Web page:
South-Western College Publishing - Economics  
Yen Down, Fears Up
Subject Foreign Exchange, Exchange Rate Determination
Topic International Finance
Key Words Exchange Rate Determination, Foreign Exchange, Exports, Devaluation
News Story The Japanese yen fell to a seven year low against the dollar. The yen broke the 140 level after the Japanese Central Bank failed to intervene in support of the declining yen. As a result of the drop in the yen, the currencies of Singapore, Indonesia, South Korea and Thailand also fell. The Taiwan dollar hit an 11-year low and the Australian dollar fell to a 12-year low.

Economic problems in Japan affect other Asian currencies in many ways. A rapid decline in the yen can cause investors to not only avoid Japan but also the entire economic region. There is also a competitive effect on the other currencies. Japan competes with many of the Asian countries in the export of goods such as electronics and steel. A devalued yen means that Japanese goods are cheaper than before in importing countries. A decline in exports from other Asian countries puts pressure on those currencies to also fall.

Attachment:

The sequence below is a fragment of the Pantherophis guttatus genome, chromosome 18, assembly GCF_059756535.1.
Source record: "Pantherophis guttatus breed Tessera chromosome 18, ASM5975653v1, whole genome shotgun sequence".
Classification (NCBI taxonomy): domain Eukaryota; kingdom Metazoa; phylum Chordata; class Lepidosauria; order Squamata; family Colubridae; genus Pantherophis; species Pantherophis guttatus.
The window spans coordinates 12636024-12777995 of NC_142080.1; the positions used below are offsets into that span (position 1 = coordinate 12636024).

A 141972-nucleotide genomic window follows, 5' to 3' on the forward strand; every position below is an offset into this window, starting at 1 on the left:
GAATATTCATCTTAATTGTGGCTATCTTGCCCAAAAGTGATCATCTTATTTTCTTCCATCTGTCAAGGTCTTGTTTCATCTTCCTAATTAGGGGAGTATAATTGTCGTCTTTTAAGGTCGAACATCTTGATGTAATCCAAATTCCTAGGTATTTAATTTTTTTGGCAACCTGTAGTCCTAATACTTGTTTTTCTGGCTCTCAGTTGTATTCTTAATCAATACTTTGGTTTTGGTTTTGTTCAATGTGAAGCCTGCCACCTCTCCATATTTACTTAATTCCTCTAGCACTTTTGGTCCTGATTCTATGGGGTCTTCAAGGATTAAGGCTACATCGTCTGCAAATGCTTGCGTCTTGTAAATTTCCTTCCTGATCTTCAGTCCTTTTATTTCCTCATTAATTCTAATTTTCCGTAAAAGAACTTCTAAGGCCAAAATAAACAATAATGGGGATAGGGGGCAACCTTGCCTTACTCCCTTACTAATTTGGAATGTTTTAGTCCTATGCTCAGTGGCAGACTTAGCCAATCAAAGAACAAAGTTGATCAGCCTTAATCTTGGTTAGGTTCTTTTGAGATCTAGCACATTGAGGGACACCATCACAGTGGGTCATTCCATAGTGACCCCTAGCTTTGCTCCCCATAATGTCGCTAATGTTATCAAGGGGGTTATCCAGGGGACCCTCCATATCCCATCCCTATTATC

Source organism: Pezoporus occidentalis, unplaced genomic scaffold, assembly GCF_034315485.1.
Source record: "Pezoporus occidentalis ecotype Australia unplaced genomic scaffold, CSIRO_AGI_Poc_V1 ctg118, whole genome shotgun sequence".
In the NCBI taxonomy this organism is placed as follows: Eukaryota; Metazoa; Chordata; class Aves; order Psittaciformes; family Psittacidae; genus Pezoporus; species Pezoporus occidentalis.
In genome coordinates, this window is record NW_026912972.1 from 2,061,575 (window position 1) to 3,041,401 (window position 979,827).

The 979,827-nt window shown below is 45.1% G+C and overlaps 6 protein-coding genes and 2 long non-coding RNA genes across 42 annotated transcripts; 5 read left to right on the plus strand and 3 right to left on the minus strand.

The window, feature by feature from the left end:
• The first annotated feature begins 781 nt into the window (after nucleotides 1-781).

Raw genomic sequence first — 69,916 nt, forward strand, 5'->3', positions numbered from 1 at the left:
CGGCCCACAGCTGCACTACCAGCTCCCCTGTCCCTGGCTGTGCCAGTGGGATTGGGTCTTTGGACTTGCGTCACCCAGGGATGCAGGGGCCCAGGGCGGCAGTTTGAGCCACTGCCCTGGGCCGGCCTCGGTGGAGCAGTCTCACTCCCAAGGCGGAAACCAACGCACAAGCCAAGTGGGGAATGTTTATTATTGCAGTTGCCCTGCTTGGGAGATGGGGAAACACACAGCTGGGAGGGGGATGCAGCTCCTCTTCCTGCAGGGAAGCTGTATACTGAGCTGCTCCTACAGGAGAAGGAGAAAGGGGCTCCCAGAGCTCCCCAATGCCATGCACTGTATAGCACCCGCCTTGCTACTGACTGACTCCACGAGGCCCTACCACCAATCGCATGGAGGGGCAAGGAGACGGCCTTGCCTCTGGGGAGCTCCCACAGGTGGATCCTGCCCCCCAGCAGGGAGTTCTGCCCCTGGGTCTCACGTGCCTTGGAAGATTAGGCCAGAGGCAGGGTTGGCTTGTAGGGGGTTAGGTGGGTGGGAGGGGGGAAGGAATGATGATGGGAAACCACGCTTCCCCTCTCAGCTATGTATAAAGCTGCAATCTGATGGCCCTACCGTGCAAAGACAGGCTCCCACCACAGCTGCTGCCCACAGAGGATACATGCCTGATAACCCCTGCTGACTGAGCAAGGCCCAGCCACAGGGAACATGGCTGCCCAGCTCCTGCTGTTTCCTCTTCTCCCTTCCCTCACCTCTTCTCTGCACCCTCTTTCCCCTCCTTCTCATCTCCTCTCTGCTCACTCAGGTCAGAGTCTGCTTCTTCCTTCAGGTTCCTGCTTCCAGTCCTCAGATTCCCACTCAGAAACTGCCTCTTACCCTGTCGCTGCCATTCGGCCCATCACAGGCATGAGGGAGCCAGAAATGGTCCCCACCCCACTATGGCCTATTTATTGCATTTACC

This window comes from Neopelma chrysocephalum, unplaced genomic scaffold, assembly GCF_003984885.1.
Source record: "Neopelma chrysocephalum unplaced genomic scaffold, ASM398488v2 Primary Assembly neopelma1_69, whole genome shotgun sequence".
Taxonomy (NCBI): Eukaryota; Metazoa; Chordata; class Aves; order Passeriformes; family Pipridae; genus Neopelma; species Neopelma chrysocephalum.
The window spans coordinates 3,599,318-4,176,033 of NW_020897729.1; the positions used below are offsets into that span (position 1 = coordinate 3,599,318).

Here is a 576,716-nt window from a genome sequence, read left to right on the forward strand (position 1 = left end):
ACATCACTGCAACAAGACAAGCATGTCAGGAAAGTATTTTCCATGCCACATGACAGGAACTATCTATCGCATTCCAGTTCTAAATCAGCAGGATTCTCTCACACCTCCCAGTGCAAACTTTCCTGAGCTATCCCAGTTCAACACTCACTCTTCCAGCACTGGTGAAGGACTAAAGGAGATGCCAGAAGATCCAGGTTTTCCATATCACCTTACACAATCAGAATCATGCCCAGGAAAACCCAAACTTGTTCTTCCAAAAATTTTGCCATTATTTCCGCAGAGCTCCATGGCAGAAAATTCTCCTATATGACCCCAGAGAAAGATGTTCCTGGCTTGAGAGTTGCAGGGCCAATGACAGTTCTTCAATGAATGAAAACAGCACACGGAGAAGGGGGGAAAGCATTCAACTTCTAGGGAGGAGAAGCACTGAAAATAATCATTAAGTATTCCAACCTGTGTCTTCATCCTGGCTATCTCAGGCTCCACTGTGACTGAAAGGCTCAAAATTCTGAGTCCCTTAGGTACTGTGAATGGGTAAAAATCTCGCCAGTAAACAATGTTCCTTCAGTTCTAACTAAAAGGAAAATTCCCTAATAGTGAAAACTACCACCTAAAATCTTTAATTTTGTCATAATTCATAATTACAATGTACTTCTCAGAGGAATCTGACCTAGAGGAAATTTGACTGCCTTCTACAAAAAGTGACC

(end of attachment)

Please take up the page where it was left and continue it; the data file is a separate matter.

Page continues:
Rising unemployment and a banking system that has many problems plagues Japan. Some banks are near insolvency because of the many bad loans they have made. A recent decision by Nippon Life Insurance, one of Japanís largest life insurance companies, not to extend certain loans to these troubled banks, will no doubt further compound the banking systemís problems.

The fall in the yen could continue unless the Japanese government shows its resolve to fix the banking system. A resurgence of Japanís economy or renewed confidence on the part of foreign investors could also reverse the fall of the yen. Some analysts are predicting the yen to fall to 150 or 160. In 1995, the yen traded at 79 to the dollar.
(Updated June 16, 1998)

  1. In the foreign exchange market, what are some of the determinants of the demand for yen?

  2. What are some of the determinants of the supply of yen?

  3. What is the impact of a recession in Japan on the demand and supply of yen to the foreign exchange market?
Source Sandra Sugara, "Falling Yen Spurs New Asia Fears," The Washington Post, June 9, 1998.

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